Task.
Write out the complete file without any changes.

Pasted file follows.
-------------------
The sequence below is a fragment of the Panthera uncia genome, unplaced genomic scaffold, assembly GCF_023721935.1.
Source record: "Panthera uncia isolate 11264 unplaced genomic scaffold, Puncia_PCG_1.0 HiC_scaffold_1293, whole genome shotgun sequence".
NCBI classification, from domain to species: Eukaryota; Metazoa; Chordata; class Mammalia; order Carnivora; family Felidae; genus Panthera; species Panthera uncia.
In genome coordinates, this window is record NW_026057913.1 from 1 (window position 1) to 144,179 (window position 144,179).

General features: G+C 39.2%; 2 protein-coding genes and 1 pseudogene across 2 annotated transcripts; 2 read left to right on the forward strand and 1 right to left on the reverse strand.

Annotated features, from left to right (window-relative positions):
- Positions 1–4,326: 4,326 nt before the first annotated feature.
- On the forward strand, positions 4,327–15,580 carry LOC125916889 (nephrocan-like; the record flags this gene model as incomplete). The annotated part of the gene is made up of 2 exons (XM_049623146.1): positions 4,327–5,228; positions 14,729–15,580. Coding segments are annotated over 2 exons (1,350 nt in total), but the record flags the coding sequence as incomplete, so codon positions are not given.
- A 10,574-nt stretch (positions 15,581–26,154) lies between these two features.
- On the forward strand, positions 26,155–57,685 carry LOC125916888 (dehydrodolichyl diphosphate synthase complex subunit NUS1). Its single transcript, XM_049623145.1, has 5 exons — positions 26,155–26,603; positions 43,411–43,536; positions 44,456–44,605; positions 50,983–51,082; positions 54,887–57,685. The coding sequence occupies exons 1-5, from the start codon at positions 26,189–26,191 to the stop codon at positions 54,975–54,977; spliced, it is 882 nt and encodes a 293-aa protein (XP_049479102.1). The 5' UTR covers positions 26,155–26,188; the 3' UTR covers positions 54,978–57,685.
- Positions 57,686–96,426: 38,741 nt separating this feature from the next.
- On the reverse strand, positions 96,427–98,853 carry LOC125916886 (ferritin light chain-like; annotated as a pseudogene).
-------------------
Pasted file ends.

The sequence below is a fragment of the Panthera uncia genome, unplaced genomic scaffold, assembly GCF_023721935.1.
Source record: "Panthera uncia isolate 11264 unplaced genomic scaffold, Puncia_PCG_1.0 HiC_scaffold_1293, whole genome shotgun sequence".
NCBI classification, from domain to species: Eukaryota; Metazoa; Chordata; class Mammalia; order Carnivora; family Felidae; genus Panthera; species Panthera uncia.
In genome coordinates, this window is record NW_026057913.1 from 1 (window position 1) to 144,179 (window position 144,179).

General features: G+C 39.2%; 2 protein-coding genes and 1 pseudogene across 2 annotated transcripts; 2 read left to right on the forward strand and 1 right to left on the reverse strand.

Annotated features, from left to right (window-relative positions):
- Positions 1–4,326: 4,326 nt before the first annotated feature.
- On the forward strand, positions 4,327–15,580 carry LOC125916889 (nephrocan-like; the record flags this gene model as incomplete). The annotated part of the gene is made up of 2 exons (XM_049623146.1): positions 4,327–5,228; positions 14,729–15,580. Coding segments are annotated over 2 exons (1,350 nt in total), but the record flags the coding sequence as incomplete, so codon positions are not given.
- A 10,574-nt stretch (positions 15,581–26,154) lies between these two features.
- On the forward strand, positions 26,155–57,685 carry LOC125916888 (dehydrodolichyl diphosphate synthase complex subunit NUS1). Its single transcript, XM_049623145.1, has 5 exons — positions 26,155–26,603; positions 43,411–43,536; positions 44,456–44,605; positions 50,983–51,082; positions 54,887–57,685. The coding sequence occupies exons 1-5, from the start codon at positions 26,189–26,191 to the stop codon at positions 54,975–54,977; spliced, it is 882 nt and encodes a 293-aa protein (XP_049479102.1). The 5' UTR covers positions 26,155–26,188; the 3' UTR covers positions 54,978–57,685.
- Positions 57,686–96,426: 38,741 nt separating this feature from the next.
- On the reverse strand, positions 96,427–98,853 carry LOC125916886 (ferritin light chain-like; annotated as a pseudogene).